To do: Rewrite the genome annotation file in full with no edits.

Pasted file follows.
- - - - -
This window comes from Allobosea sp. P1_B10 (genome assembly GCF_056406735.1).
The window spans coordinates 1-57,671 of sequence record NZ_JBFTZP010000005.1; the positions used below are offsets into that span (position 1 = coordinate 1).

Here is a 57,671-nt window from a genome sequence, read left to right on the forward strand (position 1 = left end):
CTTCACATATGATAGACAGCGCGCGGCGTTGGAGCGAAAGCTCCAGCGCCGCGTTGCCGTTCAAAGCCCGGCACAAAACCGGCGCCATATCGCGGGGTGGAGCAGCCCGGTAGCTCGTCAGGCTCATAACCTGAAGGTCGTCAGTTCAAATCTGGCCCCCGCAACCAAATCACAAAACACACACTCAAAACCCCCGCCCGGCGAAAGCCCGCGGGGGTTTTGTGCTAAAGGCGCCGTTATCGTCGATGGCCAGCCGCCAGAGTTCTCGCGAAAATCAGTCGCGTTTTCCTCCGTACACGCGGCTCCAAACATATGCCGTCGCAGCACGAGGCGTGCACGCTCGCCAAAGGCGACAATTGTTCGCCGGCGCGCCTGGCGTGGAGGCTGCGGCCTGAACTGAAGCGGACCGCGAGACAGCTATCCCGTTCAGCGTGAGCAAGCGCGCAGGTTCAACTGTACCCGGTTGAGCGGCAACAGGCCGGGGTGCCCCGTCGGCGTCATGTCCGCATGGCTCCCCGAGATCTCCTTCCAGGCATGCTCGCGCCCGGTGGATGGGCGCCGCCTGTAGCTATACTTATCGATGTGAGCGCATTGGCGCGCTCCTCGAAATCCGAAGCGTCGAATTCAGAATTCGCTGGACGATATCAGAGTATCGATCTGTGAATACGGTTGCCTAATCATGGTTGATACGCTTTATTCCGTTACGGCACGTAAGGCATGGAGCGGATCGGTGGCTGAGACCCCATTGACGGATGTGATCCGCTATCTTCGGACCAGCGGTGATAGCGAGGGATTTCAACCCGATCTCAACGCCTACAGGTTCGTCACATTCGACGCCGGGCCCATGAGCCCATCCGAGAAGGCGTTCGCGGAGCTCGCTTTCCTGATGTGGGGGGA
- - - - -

This window comes from Allobosea sp. P1_B10 (genome assembly GCF_056406735.1).
The window spans coordinates 1-57,671 of sequence record NZ_JBFTZP010000005.1; the positions used below are offsets into that span (position 1 = coordinate 1).

Here is a 57,671-nt window from a genome sequence, read left to right on the forward strand (position 1 = left end):
CTTCACATATGATAGACAGCGCGCGGCGTTGGAGCGAAAGCTCCAGCGCCGCGTTGCCGTTCAAAGCCCGGCACAAAACCGGCGCCATATCGCGGGGTGGAGCAGCCCGGTAGCTCGTCAGGCTCATAACCTGAAGGTCGTCAGTTCAAATCTGGCCCCCGCAACCAAATCACAAAACACACACTCAAAACCCCCGCCCGGCGAAAGCCCGCGGGGGTTTTGTGCTAAAGGCGCCGTTATCGTCGATGGCCAGCCGCCAGAGTTCTCGCGAAAATCAGTCGCGTTTTCCTCCGTACACGCGGCTCCAAACATATGCCGTCGCAGCACGAGGCGTGCACGCTCGCCAAAGGCGACAATTGTTCGCCGGCGCGCCTGGCGTGGAGGCTGCGGCCTGAACTGAAGCGGACCGCGAGACAGCTATCCCGTTCAGCGTGAGCAAGCGCGCAGGTTCAACTGTACCCGGTTGAGCGGCAACAGGCCGGGGTGCCCCGTCGGCGTCATGTCCGCATGGCTCCCCGAGATCTCCTTCCAGGCATGCTCGCGCCCGGTGGATGGGCGCCGCCTGTAGCTATACTTATCGATGTGAGCGCATTGGCGCGCTCCTCGAAATCCGAAGCGTCGAATTCAGAATTCGCTGGACGATATCAGAGTATCGATCTGTGAATACGGTTGCCTAATCATGGTTGATACGCTTTATTCCGTTACGGCACGTAAGGCATGGAGCGGATCGGTGGCTGAGACCCCATTGACGGATGTGATCCGCTATCTTCGGACCAGCGGTGATAGCGAGGGATTTCAACCCGATCTCAACGCCTACAGGTTCGTCACATTCGACGCCGGGCCCATGAGCCCATCCGAGAAGGCGTTCGCGGAGCTCGCTTTCCTGATGTGGGGGGA